Staff Editorial: Introduction to new net neutrality bill beneficial to community


Used with written permission from Jess Yarger

The issue of net neutrality has been a lingering question in our government for several years now. Earlier this year, the Federal Communication Commission repealed net neutrality, allowing internet providers to block and prioritize certain users over others. To combat this, Rep. Paul Thissen and Sen. Ron Latz presented a new bill that would require companies that conduct business in Minnesota to comply with “net neutrality principles.” The Echo Editorial Board believes net neutrality would be positive and advantageous for the whole community and believes the bill should be passed.

The purpose of net neutrality is to equally offer free internet where providers are not allowed to favor any user, website or product for any reason. Without net neutrality, corporations are able to slow down the internet speed of competition, require companies to pay a fee in order to prevent slow connection and provide better connection for certain users.

The Echo Editorial Board recognizes the importance of technology’s role in education and the economy today and believes having free internet is something everyone should have access to. Technology has become a necessity that many cannot communicate or even live without. Having internet is especially crucial for students right now, as a majority of schools are seeing educational tools move from paper to online. According to the National Science Board, the percentage of school districts with access to high-speed internet climbed from 30 percent in 2013 to 88 percent in 2016.

Additionally, the Board believes that allowing provider favoritism will cause more monopolization of large companies, such as Netflix and Amazon, since some small startup companies will not be able to afford high-speed internet. Having net neutrality in place is what allowed a variety of large-scale online companies to flourish in the first place, as they did not have to pay for their internet speed. Leaving no room for startup companies to expand is not following the principles of democracy, as all people aren’t being represented equally. Furthermore, even large internet companies, such as Amazon and other aforementioned ones, face the threat of internet providers, like Verizon for example, slowing down their speeds or charging them just to get adequate connections.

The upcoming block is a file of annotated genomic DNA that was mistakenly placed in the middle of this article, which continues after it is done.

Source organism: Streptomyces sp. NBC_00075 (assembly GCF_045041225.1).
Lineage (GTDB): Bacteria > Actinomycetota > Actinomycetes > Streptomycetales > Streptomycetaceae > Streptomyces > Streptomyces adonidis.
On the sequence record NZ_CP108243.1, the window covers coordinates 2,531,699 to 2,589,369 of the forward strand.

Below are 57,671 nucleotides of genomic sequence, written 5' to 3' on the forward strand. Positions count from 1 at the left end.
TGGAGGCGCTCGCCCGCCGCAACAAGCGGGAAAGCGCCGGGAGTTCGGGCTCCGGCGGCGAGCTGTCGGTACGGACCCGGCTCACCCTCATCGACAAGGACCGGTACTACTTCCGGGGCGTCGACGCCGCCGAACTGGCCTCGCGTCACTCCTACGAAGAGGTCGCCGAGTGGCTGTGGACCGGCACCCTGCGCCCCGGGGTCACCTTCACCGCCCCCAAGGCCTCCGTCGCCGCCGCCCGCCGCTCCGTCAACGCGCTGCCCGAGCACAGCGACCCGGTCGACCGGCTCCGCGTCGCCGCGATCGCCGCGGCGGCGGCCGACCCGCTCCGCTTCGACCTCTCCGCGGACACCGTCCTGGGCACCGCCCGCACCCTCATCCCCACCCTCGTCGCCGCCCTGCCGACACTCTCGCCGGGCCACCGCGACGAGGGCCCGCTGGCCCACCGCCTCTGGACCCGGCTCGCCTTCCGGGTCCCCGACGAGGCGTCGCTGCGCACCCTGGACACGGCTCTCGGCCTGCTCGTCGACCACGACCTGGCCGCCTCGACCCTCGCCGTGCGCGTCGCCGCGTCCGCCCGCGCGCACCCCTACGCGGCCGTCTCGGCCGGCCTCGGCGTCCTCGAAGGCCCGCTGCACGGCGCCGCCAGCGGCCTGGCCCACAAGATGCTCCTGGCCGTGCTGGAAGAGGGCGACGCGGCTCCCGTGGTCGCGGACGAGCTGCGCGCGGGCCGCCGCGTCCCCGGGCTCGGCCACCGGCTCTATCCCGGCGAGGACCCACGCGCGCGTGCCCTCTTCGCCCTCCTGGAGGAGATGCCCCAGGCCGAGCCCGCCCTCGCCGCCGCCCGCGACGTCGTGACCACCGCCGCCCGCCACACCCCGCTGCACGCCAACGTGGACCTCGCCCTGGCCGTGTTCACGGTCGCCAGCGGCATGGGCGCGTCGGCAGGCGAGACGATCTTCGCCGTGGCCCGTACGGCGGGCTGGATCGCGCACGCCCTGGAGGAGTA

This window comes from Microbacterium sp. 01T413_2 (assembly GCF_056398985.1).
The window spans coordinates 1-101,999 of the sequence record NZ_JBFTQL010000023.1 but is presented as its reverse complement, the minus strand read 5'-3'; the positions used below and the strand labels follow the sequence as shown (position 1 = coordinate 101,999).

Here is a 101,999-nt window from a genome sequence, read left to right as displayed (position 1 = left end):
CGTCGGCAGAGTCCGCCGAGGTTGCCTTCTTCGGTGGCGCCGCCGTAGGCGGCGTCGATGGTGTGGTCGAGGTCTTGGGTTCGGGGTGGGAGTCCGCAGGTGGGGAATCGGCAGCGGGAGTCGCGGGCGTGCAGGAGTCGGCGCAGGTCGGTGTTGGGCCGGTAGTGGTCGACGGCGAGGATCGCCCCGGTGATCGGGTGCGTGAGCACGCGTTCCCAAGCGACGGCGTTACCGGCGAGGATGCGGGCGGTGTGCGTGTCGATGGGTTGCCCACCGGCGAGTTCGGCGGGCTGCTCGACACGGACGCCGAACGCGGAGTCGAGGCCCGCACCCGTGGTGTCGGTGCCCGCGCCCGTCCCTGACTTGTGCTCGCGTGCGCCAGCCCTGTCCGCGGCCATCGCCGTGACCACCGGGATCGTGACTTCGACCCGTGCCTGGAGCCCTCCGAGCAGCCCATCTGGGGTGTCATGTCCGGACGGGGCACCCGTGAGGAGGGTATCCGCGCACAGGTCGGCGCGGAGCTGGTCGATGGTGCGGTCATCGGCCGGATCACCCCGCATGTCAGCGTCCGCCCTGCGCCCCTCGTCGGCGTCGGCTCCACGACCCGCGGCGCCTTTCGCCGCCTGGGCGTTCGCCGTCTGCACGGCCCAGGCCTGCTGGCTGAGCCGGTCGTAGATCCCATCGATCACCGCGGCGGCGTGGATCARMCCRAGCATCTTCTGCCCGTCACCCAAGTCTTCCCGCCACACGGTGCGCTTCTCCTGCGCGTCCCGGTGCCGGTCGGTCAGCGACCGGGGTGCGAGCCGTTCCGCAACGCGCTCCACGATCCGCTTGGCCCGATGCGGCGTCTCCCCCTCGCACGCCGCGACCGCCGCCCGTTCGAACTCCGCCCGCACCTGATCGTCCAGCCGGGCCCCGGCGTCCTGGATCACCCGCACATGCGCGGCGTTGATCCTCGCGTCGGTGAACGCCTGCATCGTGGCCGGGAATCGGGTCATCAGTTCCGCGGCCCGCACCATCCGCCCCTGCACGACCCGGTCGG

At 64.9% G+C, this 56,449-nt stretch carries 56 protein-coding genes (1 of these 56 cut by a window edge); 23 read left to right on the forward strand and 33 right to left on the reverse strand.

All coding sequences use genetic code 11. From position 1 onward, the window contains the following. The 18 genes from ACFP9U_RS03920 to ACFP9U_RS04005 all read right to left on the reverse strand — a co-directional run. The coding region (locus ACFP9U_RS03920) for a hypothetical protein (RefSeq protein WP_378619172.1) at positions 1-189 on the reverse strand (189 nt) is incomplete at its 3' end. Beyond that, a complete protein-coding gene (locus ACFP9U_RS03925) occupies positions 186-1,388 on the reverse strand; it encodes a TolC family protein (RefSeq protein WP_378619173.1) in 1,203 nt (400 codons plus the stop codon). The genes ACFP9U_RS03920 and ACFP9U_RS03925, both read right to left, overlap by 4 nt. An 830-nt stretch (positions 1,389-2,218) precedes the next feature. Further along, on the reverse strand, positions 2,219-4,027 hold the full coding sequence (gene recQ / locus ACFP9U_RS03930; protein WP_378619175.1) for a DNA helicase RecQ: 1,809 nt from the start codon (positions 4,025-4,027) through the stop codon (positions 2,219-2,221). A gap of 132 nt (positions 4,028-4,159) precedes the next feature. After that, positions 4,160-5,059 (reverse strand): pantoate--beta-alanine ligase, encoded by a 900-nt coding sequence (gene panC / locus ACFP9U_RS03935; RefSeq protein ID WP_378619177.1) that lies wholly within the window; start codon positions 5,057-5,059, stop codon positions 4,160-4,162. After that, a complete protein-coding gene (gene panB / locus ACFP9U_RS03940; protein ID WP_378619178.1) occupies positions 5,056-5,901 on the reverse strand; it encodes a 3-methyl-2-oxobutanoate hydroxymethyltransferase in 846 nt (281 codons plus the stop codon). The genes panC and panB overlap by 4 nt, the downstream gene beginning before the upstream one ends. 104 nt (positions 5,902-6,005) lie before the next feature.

Conversely, without net neutrality, providers would have the power to charge people extra to go to certain websites, and with education moving online, the Board does not want to see students having to pay to use certain online educational tools, such as PowerSchool or Schoology.

Overall, with no internet neutrality in place, it seems no one wins, whereas allowing for free internet access benefits all citizens.

In addition to the bill in Minnesota, Sen. Amy Klobuchar and Sen. Tina Smithalong with several House Democratshave also been working to create national legislation that will be in favor of net neutrality.

The Echo Editorial Board believes that everyone who uses the internet is impacted by this legislation, which is why the board encourages all students to advocate for themselves by taking effective action and being persistent. This is a good way to elevate our voices, express our concerns and make change. Even though this is a national issue, by standing beside our legislators in Minnesota, we can actually make a change nationally and within our own communities.